I realized the other day that my children have grown up in an era where television shows are normally recorded and watched at their convenience. Although VCR’s gained some popularity as I was growing up, I still remember what it was like to be tied to a weekly schedule, aligned around when TV shows that I was following were broadcast over the airwaves.
Another side effect of being able to record TV (combined with a busy schedule) is that my wife and I will sometimes catch up on many episodes of a show in a relatively short time. Responsibilities prevent us from traditional “binge-watching”, where someone watches an entire season in a weekend, but we might watch an episode or two of the same show each night, and get through a season in a couple of weeks or so.
However, this does lead to some cynicism. When watching a new series of an adventure drama, one can observe how the protagonists are set up against impossible odds, with the fate of the family / team / country / universe at stake, to the point where there seems to be absolutely no way for a favorable outcome. As the heroes try valiantly to overcome their opponents, even their great plans continue to be foiled as the end of the season approaches. Still, for the kind of shows that result in the “good guys” (as defined by TV, at least) winning, an incredible series of events ends up happening: all of the dominoes fall into place and they manage to emerge victorious.
As our pastor explained in a past sermon, God does not promise to never give us more than we can handle. While an eternity spent in God’s presence is a “happy ending” by any measure, this mortal life (in a fallen world) is not always going to result in a short-term ending where everyone is happy, safe, and victorious.
However, God does make a lot of promises to us, including this one:
The temptations in your life are no different from what others experience. And God is faithful. He will not allow the temptation to be more than you can stand. When you are tempted, he will show you a way out so that you can endure.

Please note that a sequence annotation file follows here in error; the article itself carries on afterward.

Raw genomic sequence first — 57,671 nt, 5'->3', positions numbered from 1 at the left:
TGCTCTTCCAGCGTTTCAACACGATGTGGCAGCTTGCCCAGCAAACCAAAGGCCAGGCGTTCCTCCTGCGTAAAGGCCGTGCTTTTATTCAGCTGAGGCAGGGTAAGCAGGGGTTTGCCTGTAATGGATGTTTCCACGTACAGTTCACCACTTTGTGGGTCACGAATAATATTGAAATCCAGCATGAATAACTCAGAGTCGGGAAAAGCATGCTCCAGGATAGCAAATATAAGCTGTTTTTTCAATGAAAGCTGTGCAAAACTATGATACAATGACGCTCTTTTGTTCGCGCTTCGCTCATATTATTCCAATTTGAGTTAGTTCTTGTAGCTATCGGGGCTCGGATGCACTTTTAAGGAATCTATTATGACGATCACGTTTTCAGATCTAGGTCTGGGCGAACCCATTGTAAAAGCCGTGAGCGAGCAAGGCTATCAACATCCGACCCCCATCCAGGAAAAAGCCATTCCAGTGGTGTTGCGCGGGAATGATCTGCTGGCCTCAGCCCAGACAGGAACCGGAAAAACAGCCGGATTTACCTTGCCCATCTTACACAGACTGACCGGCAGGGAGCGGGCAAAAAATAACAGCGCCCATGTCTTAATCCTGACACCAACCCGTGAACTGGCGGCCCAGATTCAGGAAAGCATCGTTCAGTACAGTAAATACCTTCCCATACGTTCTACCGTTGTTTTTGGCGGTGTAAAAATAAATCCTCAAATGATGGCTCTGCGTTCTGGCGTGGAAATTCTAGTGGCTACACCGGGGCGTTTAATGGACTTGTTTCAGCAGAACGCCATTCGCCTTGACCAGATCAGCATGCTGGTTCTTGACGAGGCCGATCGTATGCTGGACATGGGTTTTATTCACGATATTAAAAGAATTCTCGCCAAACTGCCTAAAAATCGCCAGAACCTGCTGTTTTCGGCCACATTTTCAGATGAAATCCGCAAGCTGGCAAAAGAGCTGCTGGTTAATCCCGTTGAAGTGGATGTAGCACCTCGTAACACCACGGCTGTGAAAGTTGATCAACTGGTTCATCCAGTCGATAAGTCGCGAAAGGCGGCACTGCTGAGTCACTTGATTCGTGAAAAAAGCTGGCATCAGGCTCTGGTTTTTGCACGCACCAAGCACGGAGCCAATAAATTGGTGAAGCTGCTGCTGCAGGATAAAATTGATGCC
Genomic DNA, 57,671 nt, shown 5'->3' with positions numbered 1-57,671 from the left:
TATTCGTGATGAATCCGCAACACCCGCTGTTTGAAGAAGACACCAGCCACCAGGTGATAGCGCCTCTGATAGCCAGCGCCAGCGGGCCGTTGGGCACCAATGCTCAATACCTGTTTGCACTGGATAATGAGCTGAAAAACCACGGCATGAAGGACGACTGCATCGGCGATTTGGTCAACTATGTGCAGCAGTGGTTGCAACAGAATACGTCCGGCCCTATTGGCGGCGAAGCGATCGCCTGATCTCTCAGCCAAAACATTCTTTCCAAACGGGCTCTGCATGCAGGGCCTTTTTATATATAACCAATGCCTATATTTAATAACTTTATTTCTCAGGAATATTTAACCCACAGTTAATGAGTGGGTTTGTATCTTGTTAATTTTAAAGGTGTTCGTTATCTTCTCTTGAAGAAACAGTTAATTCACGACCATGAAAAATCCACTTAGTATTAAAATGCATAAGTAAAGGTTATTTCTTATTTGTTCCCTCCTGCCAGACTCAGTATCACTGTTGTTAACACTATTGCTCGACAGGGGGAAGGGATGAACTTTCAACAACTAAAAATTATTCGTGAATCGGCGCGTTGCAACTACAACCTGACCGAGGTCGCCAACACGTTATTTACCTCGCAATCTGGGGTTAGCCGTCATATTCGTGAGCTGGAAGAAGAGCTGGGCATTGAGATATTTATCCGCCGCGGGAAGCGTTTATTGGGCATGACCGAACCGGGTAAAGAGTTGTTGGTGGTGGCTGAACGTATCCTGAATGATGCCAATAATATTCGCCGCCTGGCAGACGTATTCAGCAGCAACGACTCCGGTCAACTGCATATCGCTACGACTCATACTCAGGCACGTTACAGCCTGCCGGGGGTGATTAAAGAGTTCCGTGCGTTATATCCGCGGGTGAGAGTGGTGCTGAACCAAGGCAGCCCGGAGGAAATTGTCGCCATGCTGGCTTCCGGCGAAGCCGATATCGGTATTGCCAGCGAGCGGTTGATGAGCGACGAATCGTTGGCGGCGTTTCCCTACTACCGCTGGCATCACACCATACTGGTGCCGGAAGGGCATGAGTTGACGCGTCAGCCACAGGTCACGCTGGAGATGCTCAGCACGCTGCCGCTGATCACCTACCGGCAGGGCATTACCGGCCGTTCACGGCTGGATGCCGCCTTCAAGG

1 Corinthians 10:13 NLT
I think that this is an encouraging verse. No matter how bad things may be – even if we feel like we are trapped with no way out – there is always an alternative to giving in to temptation. We might feel like we’re in the last couple of episodes of the season, where the forces of evil have destroyed our plans, our safety net, and our chances of success. In these cases, though, God shows us the path to get through. (Until Jesus returns, sin will keep pressing in on us, so while a single victory – by taking God’s path – is something to celebrate, there will likely be more “seasons” of temptation for us to navigate.)
Jesus showed us 3 good examples in Luke 4:1-13 (or Matthew 4:1-11). His responses to being tempted weren’t just teaching illustrations, but specific actions that He took, in response to real challenges that He endured. Looking at how He avoided temptations (related to food, safety, and power), there seems to be some element of preparation involved. Jesus was able to cite Scripture, probably because He had invested in learning it over the previous 25+ years. However, in addition to being prepared, there was a path that led around (or away from) each of these temptations.
Still, it’s one thing to see that Jesus Christ (i.e., God the Son) could overcome temptation, but quite another to realize that we have the same opportunities to get out when we feel trapped by pressure to sin. Jesus didn’t get a “pass” because He was the Son of God. He did have the ability to take the path of righteousness every time, but the availability of that path is open to each of us, in every situation.
My challenge, though, is to look for the “escape hatch” when I need it. Too often, when I am presented with the opportunity to sin, I either try to tough it out on my own, or just try to forcibly will myself to “not sin”. Needless to say, these self-driven solutions are often ineffective. And, like a character in a movie, who doesn’t know the rescue that awaits around the corner, I worry, fear, and fail as I try to overcome on my own.
Instead, I probably should take those opportunities to lift up a prayer to God, and ask Him for the “script” that will lead me out of the temptation. Note that the verse above doesn’t tell us what the “way out” is in every circumstance. That’s probably because it’s not always the same, and possibly because if we knew it, we might not look to God in order to find it. If we memorized the solution to every problem, we might think that we are good enough on our own, and that we don’t need God (which would be a very dangerous mentality, indeed).
So, the next time you feel like you’re not going to make it to the end of the season without giving in, look to the One who has known the thrilling conclusion from the beginning, and who has promised to show you a way to escape the clutches of temptation. No matter how bad things look, we may be pretty sure that the heroes are going to win (in some shows) at the end of the season; however, with God, we can find a way out every time.